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A third of children in Bradford and Airedale are overweight
11:00am Thursday 13th December 2012 in News
A third of final year primary school children in Bradford and Airedale are overweight or obese, new figures reveal.
Last year, 34.9 per cent of Year Six pupils, aged ten or 11, weighed more than they should, a slight decrease from 35 per cent in the previous year.
The figure for 2011/2012 in the district compares to an average for England of 33.9 per cent – an increase from 33.4 per cent in the previous year.
The figures, compiled by The Health and Social Care Information Centre, are taken from the National Child Measurement Programme, which measures the height and weight of children in reception year (four and five-year-olds) and Year 6, the final year of primary school to establish the prevalence of pupils who are underweight, a healthy weight, overweight and obese.
In the Bradford district, 6,844 reception children were measured (91.1 per cent) and 5,964 Year Six pupils (91.5 per cent).
The findings reveal 22.9 per cent of reception-aged children were overweight or obese, an increase from 22 per cent in 2010/2011. This compares to an average in England of 22.6 per cent.
Julia Burrows, consultant in public health at NHS Airedale, Bradford and Leeds, said: “Obesity is a major public health issue nationally and the Bradford and Airedale district is no different.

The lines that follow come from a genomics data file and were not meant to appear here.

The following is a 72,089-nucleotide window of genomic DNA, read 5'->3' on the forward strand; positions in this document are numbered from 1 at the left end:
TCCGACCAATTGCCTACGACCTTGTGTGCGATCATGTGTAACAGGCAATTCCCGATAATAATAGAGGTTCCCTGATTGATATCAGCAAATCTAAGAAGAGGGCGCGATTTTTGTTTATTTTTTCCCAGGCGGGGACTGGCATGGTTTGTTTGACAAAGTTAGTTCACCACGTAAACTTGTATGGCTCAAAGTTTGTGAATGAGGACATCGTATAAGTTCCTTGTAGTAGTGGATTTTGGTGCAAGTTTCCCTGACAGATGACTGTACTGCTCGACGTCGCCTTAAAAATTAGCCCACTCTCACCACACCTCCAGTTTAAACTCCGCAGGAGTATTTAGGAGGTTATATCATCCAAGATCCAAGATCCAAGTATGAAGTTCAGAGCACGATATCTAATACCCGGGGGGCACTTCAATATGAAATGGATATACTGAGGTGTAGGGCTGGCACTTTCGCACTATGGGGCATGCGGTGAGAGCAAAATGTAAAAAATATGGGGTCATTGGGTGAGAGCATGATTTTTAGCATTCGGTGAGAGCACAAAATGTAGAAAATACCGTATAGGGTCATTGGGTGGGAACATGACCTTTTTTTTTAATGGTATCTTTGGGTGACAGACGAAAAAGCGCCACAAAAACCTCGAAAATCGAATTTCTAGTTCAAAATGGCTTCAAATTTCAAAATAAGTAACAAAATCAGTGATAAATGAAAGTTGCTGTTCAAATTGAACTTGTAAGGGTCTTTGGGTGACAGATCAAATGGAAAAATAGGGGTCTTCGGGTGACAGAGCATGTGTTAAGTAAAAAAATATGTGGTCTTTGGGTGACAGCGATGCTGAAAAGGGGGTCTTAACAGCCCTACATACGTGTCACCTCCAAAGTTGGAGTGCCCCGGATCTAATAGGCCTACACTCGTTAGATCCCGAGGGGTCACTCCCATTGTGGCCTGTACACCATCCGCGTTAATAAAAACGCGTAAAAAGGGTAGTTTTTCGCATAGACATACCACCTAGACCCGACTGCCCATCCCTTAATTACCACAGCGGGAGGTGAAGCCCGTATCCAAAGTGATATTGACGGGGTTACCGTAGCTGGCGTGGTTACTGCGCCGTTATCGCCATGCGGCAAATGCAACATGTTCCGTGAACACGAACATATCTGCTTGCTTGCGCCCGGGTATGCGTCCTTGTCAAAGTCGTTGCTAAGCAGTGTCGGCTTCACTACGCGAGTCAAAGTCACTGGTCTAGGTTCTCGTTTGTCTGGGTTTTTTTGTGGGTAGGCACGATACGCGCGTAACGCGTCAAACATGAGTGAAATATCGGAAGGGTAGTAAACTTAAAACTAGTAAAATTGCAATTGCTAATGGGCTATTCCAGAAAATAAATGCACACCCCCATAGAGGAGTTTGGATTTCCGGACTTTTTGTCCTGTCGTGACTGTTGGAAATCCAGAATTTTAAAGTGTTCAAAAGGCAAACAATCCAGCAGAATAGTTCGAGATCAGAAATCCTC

“Our aim is to provide families with a wide choice of support and initiatives which will meet their individual needs, such as weight management programmes for overweight children aged five to 13, community courses on healthy eating and access to different physical activity sessions.
“The latest figures suggest that overweight and obesity rates across the district have fallen a little since last year for Year Six pupils, and the number of healthy weight children at Year 6 age has also improved slightly.
“There has also been an improvement in the number of underweight children, with fewer in both reception and Year Six. Overall, no area is getting significantly worse, but childhood obesity remains a significant issue and we continue to take this problem extremely seriously.
“The evidence shows that there are many obese children in every part of the district, not just a few isolated areas and that the picture is quite complex as there are some underweight children as well.”